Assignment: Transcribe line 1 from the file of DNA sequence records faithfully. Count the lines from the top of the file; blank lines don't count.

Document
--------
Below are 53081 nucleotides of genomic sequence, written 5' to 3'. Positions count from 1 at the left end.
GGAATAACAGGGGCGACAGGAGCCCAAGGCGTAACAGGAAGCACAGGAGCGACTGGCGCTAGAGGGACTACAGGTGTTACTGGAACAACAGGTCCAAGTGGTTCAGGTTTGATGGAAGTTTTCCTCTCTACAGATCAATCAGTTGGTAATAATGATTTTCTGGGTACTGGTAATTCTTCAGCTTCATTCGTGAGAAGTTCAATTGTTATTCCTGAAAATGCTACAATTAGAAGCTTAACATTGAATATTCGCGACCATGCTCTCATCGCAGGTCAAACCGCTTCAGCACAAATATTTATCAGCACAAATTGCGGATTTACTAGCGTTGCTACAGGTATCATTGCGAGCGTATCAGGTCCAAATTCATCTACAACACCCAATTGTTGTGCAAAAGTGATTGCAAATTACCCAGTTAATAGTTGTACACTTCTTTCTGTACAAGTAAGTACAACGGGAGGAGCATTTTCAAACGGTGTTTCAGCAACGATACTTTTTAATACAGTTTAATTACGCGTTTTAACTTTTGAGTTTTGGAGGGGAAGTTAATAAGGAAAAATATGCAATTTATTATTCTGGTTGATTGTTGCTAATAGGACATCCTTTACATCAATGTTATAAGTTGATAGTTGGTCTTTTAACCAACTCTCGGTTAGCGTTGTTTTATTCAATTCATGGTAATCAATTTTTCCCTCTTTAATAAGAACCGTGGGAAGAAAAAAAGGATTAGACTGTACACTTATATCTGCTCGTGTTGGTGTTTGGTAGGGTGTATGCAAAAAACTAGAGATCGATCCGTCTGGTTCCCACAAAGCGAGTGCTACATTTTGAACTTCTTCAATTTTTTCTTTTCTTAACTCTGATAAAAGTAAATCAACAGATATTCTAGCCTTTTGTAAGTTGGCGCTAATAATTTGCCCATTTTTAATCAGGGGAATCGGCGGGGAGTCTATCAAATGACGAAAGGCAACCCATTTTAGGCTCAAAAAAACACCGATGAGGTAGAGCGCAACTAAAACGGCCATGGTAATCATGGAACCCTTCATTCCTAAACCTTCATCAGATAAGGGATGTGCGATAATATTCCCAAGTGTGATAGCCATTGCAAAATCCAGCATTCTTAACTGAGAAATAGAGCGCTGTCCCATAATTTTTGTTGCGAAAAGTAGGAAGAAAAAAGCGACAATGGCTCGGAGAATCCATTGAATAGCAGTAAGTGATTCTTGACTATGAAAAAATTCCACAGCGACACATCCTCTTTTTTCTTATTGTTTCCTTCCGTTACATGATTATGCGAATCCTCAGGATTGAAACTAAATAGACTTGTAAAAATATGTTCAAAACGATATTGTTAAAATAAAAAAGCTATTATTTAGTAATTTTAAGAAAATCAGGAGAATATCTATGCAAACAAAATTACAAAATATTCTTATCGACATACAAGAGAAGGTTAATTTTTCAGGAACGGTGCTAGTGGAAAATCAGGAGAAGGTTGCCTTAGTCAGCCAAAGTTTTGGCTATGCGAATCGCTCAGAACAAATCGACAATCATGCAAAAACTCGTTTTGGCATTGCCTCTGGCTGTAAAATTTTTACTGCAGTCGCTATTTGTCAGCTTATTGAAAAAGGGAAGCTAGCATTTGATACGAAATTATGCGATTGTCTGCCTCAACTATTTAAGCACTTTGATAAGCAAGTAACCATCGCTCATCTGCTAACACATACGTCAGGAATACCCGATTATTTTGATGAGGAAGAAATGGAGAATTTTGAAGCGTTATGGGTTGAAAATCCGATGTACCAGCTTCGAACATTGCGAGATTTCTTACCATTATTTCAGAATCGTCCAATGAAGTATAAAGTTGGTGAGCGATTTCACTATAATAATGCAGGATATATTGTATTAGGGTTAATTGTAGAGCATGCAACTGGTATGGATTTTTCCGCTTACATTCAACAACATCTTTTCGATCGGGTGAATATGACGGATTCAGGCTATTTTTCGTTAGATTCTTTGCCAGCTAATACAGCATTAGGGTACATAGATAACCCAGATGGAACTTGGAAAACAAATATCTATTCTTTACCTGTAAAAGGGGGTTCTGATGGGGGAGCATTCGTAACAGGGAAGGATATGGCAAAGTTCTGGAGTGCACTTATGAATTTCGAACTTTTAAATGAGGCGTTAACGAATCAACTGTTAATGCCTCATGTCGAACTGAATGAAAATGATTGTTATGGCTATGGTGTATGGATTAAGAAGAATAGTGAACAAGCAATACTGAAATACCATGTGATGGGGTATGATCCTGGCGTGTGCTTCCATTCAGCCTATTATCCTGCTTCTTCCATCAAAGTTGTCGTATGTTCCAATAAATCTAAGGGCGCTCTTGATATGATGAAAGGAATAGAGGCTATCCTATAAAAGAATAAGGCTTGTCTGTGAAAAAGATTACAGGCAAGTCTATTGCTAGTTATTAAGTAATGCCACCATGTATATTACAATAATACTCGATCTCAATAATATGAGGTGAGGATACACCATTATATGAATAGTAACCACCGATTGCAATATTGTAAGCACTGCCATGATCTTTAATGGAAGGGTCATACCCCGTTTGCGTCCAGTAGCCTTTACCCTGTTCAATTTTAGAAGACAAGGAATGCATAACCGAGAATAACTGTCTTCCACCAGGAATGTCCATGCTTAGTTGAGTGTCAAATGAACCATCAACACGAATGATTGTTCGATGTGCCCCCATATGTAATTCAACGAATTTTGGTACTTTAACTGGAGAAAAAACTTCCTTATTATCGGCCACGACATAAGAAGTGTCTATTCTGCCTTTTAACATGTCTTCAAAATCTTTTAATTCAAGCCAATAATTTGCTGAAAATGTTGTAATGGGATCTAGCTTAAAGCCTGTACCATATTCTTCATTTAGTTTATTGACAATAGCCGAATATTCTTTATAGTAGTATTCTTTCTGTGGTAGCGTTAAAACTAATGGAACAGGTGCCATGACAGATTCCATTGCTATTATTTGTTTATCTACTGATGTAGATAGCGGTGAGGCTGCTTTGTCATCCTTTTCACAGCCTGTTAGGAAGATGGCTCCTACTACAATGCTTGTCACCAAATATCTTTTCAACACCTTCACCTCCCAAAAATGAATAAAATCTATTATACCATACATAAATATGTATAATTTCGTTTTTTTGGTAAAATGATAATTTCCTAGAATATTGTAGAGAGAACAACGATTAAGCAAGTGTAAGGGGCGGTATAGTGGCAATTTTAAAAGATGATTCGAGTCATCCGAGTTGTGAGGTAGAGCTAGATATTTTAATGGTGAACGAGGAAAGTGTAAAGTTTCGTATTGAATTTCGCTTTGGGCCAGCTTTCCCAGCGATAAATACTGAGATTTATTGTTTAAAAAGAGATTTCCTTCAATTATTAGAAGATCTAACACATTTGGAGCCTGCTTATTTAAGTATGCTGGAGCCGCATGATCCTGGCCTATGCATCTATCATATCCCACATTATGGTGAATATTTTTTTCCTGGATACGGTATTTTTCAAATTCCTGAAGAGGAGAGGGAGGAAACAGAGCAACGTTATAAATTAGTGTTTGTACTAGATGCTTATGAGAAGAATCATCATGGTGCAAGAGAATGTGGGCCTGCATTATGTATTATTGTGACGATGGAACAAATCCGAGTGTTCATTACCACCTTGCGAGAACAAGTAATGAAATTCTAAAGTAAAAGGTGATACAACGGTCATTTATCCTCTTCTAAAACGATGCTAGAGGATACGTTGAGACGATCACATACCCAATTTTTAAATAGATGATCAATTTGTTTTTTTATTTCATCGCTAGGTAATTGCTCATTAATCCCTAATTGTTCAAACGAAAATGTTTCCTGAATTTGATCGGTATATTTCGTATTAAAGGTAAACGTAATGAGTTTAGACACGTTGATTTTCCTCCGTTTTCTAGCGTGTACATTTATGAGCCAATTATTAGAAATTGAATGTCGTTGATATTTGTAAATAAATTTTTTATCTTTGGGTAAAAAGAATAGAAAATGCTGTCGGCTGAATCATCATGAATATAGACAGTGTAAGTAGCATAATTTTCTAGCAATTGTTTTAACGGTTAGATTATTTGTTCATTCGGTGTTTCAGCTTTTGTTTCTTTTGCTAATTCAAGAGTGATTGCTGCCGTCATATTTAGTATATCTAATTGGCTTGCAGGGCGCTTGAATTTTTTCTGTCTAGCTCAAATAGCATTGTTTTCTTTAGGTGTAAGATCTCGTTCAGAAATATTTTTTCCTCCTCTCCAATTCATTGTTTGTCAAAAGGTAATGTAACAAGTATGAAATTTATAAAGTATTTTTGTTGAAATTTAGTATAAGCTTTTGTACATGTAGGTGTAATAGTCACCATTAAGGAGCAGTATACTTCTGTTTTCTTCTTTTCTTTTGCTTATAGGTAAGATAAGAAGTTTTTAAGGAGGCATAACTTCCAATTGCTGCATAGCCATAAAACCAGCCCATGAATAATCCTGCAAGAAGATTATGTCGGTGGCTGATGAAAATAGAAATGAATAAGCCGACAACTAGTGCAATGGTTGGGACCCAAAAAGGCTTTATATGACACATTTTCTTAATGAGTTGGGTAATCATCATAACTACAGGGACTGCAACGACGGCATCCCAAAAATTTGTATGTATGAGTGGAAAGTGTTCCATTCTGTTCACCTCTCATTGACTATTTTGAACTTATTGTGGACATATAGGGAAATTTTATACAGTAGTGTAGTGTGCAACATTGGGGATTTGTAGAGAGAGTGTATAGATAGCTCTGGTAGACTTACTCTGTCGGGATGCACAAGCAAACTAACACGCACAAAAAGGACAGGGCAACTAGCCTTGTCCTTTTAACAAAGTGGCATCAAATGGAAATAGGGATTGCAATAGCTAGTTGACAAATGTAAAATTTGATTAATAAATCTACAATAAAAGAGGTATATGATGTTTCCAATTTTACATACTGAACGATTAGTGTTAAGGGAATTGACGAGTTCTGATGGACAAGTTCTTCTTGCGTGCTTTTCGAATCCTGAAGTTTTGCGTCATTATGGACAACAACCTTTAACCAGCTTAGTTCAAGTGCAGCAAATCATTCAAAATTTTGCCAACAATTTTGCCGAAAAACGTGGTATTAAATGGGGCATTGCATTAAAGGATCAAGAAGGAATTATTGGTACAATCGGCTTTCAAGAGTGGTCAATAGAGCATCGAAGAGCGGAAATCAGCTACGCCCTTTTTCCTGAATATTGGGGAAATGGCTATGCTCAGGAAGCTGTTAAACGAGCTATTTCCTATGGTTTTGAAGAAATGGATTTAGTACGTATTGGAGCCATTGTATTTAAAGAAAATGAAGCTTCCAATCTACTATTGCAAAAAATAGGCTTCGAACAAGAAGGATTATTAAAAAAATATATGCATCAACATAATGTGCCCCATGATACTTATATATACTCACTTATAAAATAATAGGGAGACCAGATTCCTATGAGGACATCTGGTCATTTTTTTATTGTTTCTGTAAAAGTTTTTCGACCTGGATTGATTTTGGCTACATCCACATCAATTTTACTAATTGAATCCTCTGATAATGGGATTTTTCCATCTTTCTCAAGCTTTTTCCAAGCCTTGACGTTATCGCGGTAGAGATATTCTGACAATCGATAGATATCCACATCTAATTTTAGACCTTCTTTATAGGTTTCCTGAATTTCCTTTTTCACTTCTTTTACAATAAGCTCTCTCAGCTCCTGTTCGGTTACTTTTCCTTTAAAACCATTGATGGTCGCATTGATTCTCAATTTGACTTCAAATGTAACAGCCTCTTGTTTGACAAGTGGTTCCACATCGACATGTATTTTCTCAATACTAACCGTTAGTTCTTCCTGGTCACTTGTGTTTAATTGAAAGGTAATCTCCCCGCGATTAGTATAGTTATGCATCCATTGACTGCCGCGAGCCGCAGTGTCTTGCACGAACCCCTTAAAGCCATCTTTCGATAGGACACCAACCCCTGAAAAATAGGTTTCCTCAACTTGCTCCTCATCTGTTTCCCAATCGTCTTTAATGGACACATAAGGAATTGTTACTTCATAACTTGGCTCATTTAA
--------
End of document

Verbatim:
Below are 53081 nucleotides of genomic sequence, written 5' to 3'. Positions count from 1 at the left end.